Teacher, Coach and Fortune Teller: The Myriad of IT Security Roles Dealers Must Encompass

Let’s be honest, managed IT can be a nuisance to end users, particularly when it comes to security considerations. They’re interested in doing business, not updating their passwords every three months. They may smile and nod politely when presented with safety precautions, but IT security has nothing to do with their daily operations.

That’s where you, the managed IT provider, enter stage left to protect these people from, well, themselves. Your role is to inform them of best practices, show them what to look for with suspicious correspondence and paint a clear, vivid picture of the hell that can result from taking a relaxed approach toward security measures.

Jeff Leder,
Impact Networking

Jeff Leder, the director of managed IT security services for Impact Networking of Lake Forest, IL, feels the single greatest blind spot and attack vector can be found in unprepared users. He notes that malicious actors often seem to prioritize social engineering tactics over adversarial techniques, thus advanced security awareness training is a vital first step toward enhanced cybersecurity.

“Other areas of concern often include inattentiveness and complacency as it pertains to IT infrastructure,” he added. “Baseline security practices like patching, proper firewall configuration, and password policy management which are overlooked create dangerous situations for client organizations.”

As organizations scale, Leder notes it increases the potential for users to be less aware of the dangers lurking from the outside. Even the antiquated Nigerian prince scam has become sophisticated and complex, while other phishing attacks pray upon people’s fears by indicating their information may have been compromised during an actual attack—thus riding the coattails of a successful data breach. This underscores the importance of implementing security training and launching simulated phishing attacks that use a variety of tactics to help show users what they should look for in identifying potential red flags.

“When you follow the simulations with training campaigns for users who fall susceptible to various tactics, it’s a great way to ultimately lead users down a path where they really do think before they click,” he added.

Have Device, Will Travel

Jim George, DME

When a dealer such as Cincinnati-based Donnellon McCarthy Enterprises takes over the managed IT needs of a client, one of the greatest vulnerabilities that exist lies in outdated equipment, according to company President Jim George. Perhaps some are overlooked and underused, but still represent a danger zone. Some businesses haven’t upgraded to Windows 10 or are still running old servers.

“The Internet of Things is creeping its way into business like bring your own device has,” George noted. “These types of devices help hackers find vulnerabilities and create issues. There is also an educational process on the type of actions that users need to avoid breaches. Our suggestion is that businesses make cybersecurity education part of their orientation process.”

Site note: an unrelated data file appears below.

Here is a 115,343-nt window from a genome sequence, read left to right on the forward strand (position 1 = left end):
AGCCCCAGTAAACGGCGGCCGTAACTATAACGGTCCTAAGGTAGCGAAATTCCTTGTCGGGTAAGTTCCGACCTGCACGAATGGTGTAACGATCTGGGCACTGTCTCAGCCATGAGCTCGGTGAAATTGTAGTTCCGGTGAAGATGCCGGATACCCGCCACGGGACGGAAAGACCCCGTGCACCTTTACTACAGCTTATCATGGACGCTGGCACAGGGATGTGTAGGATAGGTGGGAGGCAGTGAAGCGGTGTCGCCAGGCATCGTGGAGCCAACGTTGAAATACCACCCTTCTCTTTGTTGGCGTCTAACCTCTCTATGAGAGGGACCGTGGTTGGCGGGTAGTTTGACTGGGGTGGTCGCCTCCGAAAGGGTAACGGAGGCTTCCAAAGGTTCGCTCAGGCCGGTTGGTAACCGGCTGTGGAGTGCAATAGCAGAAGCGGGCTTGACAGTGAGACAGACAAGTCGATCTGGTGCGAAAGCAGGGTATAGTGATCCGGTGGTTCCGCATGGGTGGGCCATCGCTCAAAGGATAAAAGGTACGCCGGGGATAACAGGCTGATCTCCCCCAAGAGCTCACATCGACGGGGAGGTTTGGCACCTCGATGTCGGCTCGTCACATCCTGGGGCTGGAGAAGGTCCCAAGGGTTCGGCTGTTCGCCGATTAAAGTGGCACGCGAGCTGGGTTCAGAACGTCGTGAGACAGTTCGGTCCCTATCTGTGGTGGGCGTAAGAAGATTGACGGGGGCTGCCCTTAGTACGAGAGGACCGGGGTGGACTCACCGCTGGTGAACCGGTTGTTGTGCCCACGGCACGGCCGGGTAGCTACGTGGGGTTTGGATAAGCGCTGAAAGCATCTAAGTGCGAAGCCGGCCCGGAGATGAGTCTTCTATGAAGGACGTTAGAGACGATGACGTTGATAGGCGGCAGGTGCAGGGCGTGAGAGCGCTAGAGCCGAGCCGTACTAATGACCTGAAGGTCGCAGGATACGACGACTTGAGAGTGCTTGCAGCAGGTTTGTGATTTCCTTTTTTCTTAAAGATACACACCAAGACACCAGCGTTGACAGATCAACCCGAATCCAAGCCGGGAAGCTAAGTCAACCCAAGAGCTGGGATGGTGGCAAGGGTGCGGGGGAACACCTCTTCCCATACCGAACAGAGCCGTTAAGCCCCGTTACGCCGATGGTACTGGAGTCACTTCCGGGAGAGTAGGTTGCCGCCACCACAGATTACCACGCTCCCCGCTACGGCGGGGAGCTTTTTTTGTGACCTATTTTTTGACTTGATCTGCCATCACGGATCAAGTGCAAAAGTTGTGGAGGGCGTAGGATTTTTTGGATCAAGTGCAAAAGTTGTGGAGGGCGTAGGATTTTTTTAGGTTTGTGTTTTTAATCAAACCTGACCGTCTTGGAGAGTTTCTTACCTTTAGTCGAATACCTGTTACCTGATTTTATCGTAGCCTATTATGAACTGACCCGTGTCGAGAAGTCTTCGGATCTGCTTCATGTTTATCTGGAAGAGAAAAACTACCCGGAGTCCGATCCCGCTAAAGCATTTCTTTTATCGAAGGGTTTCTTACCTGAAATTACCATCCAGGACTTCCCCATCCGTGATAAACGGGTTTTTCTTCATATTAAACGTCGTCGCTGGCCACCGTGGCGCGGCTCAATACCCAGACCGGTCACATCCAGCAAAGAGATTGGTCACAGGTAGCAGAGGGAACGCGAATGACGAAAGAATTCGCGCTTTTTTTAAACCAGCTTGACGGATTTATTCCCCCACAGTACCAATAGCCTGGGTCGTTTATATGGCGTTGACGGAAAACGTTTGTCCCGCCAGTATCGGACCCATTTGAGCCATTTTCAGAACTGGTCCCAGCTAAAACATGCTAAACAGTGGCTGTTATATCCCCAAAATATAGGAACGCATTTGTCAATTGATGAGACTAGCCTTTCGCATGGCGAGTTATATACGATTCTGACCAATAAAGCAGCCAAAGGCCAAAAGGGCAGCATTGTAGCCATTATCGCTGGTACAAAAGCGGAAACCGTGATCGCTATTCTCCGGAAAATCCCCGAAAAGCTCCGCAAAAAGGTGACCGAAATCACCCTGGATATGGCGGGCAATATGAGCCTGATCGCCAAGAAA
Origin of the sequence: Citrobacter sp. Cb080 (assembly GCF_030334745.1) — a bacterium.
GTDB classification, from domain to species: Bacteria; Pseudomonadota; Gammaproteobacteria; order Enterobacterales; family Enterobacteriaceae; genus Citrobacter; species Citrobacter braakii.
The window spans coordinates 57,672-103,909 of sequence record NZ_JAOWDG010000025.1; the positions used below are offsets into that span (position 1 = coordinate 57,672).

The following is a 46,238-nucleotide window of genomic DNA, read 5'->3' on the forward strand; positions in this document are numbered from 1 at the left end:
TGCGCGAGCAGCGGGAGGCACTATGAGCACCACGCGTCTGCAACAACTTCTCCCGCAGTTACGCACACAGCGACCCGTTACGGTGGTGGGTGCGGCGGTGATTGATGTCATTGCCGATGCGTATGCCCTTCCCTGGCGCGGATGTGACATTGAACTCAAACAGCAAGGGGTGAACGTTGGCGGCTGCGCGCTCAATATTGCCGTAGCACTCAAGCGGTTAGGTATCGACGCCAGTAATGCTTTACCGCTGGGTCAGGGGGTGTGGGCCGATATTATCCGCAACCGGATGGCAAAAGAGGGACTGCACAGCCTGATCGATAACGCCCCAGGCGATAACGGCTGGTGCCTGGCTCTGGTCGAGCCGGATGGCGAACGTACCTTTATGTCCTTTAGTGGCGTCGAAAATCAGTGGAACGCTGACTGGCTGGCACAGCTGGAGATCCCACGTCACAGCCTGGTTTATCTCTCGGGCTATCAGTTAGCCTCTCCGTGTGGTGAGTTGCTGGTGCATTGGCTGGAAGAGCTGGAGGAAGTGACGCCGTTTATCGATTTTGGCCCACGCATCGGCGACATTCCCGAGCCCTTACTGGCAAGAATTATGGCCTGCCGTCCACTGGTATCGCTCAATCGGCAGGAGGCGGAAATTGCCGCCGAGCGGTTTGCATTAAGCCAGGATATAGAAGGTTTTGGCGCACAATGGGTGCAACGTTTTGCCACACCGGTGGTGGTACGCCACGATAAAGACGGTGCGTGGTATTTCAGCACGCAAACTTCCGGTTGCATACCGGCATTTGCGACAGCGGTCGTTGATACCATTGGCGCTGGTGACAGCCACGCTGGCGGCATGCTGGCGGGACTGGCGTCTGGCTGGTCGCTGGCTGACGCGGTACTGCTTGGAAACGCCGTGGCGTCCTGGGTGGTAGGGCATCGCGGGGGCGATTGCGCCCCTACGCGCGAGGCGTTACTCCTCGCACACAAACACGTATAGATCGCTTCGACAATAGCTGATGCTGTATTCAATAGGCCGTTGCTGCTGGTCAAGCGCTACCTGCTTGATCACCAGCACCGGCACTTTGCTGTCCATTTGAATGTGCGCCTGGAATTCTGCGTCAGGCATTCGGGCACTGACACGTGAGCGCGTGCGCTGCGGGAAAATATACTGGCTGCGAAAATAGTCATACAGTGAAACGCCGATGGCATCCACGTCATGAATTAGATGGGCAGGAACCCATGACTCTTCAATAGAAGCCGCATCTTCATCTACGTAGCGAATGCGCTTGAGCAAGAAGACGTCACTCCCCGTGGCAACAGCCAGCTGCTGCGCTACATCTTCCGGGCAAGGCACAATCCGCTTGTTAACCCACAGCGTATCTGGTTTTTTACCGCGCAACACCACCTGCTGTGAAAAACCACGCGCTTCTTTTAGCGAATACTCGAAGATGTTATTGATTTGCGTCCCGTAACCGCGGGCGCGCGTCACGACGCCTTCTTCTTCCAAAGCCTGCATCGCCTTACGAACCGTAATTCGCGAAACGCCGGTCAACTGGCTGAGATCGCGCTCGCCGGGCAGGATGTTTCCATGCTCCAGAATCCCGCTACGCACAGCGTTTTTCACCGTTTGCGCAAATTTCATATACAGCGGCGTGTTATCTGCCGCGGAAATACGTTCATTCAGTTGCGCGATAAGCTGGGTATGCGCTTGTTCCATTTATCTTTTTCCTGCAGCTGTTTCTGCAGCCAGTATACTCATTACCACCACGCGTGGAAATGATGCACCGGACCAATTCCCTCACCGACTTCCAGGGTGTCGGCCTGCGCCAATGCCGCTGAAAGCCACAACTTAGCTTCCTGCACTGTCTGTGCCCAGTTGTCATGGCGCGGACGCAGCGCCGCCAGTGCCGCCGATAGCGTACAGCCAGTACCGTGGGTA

Derick Tallman, Access Systems

Derick Tallman, IT security and operations manager at Access Systems of Waukee, IA, notes his dealership relishes its advisory role and the importance of illustrating to clients the controls and solutions that are the backbone of cybersecurity protection. Access Systems host lunch-and-learn events to cover some of the more remedial elements of strong security practices, and tests user vulnerabilities through simulated email phishing attacks, buffered by integrated training.

Part of the challenge, Tallman points out, is balancing end-user convenience with securing systems. “Does a client want open systems that are easy and convenient to access, or do they want to lock down their systems with strong IT controls such as strong passwords and multifactor authentication?” he posed. “Some of the biggest blind spots we face are updating system components as customers may feel that their systems aren’t ‘broken’ today, so why do they need to update?

“Staying on top of recent system components – from updating and patching operating systems and programs to getting hardware that is within warranty – can help minimize the security risks that the business faces. Having customers understand that having their data backed up is no longer just for the risk of physical data destruction, but can be a lifeline in the event of a security incident is also frequently addressed.”

Specific Attacks

Monique Phalen,
AIS of Las Vegas

Attacks can come in many forms and through various vulnerabilities, and for AIS of Las Vegas, it requires navigating clients through the mass of threats, notes Monique Phalen, director of IT. They can range from gift card scams to social engineering and Google Drive attacks. AIS simulates phishing attacks through Webroot and provides certifications to employees, compliance officers and operations managers to enable clients to test at the company level.

AIS constantly polls companies, business and technology leaders to gauge what is working, along with what is emerging. “We’re that man behind the curtain; we don’t want the customers to see us working behind the scenes,” Phalen said. “We want end users to feel safe and secure, but encourage them to always keep one eye open. It’s actually quite interesting to see all these ways people try to come up with to attack businesses…it never gets boring.”

Erik Cagle
About the Author
Erik Cagle is the editorial director of ENX Magazine. He is an author, writer and editor who spent 18 years covering the commercial printing industry.